As the proliferation of smart devices continues to evolve within the enterprise, the use of video communications is undoubtedly on the rise. Yet the question arises of whether enterprises are in fact favouring telepresence or smartphone video for corporate communication. Is there any conflict between them?
As the newfound maturity of the telepresence market coincides with the era of the smartphone, the question that’s often asked is: why would people want to use a telepresence suite when easy to use mobile devices exist which connect people across all kinds of locations, with video if needed?
According to recent research from Infonetics Research, for the full year of 2011, sales of videoconferencing and telepresence equipment were up 34% to $2.99 billion. And whilst telepresence provides a much richer, ‘almost being there’ experience than smartphone video, the two can and in fact should work side-by-side to enable a mix of these solutions in one conversation.
In determining whether there is indeed a conflict between the telepresence market and the ever-popular smartphone, we first need to define what exactly the differences are in video experience between the two.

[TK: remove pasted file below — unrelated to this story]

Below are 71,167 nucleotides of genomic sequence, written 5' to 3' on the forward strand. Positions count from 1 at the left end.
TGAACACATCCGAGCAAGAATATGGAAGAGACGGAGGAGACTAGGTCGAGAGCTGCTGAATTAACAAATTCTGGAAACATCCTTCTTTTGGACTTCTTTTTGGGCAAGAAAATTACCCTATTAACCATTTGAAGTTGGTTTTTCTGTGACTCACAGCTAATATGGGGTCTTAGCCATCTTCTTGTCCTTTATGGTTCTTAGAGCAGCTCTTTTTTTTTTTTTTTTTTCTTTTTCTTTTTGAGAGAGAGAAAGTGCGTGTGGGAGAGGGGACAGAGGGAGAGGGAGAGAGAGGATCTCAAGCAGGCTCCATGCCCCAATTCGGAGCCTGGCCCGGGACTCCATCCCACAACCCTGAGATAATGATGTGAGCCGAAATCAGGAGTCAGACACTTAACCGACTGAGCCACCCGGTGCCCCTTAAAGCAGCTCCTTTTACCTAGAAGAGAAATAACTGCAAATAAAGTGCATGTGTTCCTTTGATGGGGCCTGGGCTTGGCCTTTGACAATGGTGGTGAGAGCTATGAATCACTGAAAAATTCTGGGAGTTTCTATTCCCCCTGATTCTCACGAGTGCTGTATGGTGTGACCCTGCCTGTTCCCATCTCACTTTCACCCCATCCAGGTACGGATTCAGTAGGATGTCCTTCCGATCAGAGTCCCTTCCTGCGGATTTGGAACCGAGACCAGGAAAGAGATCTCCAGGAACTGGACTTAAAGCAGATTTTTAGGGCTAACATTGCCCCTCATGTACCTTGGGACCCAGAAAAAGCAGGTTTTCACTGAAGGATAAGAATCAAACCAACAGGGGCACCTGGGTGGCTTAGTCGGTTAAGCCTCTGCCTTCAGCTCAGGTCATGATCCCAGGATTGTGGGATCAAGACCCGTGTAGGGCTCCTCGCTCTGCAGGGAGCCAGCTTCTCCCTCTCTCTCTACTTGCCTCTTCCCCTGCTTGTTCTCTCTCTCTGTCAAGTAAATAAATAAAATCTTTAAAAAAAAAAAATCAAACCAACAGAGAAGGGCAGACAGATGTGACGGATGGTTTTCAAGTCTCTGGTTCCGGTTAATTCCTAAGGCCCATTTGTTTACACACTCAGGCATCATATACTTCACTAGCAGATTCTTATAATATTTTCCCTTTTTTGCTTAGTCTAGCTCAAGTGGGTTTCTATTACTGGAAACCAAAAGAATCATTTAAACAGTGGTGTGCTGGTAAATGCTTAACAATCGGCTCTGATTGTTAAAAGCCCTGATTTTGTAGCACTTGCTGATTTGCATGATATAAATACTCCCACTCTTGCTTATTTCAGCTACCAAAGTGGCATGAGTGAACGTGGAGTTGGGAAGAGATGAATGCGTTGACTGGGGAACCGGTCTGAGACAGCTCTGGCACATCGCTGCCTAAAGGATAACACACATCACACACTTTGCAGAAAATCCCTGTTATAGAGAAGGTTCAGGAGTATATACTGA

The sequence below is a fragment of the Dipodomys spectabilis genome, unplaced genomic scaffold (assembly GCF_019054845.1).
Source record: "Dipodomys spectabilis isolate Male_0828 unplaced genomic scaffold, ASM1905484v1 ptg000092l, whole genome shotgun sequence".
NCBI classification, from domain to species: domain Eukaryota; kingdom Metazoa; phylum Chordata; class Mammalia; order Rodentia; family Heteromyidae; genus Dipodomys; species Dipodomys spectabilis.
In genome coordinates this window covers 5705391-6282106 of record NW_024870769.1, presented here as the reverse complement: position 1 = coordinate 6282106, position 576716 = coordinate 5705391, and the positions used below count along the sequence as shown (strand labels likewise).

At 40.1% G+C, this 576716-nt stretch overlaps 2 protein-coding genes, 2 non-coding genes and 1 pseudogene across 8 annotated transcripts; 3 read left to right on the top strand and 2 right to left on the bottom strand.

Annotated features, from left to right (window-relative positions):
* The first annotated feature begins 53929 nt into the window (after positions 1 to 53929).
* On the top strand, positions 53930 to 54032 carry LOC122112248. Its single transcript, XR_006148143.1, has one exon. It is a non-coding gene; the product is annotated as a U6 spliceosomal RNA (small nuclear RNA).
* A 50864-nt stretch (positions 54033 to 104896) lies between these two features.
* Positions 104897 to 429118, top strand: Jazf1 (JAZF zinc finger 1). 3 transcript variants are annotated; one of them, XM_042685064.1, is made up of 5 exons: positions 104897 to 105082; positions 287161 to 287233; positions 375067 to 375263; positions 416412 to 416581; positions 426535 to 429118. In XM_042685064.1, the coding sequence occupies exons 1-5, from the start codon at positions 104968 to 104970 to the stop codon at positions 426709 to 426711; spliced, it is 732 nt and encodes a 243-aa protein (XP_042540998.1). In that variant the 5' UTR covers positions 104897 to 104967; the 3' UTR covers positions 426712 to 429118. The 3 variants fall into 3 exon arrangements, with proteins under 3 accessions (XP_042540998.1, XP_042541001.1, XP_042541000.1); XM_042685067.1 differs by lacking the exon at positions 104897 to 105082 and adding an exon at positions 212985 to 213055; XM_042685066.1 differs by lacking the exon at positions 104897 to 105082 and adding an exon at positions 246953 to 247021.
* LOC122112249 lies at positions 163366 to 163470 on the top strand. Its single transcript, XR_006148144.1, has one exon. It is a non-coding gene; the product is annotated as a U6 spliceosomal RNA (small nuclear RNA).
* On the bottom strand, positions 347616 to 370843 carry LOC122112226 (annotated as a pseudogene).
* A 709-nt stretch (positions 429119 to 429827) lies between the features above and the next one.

When we think of telepresence, we are looking at room-based collaboration with rich tools of integrated data and web conferencing, with the same face-to-face conversation effect as if we are sitting in the same room with someone. But we may not have the same user experience on a smartphone – it’s not like sitting across from one another. Instead, it allows effective mobile collaboration, available anytime, anywhere, across multiple smart devices.
An effective enterprise communication and collaboration strategy needs to be able to support both these video solutions in tandem. It is true that they do provide different user experiences, but they are both needed in today’s workplace – telepresence for those meeting at the office enables a realistic environment, while smartphone applications enable video for those who are out of the office and need to drop into the conversation on the go.
Both technologies have real significance in terms of enterprise communication, and should be encouraged to work together, not undermine one another.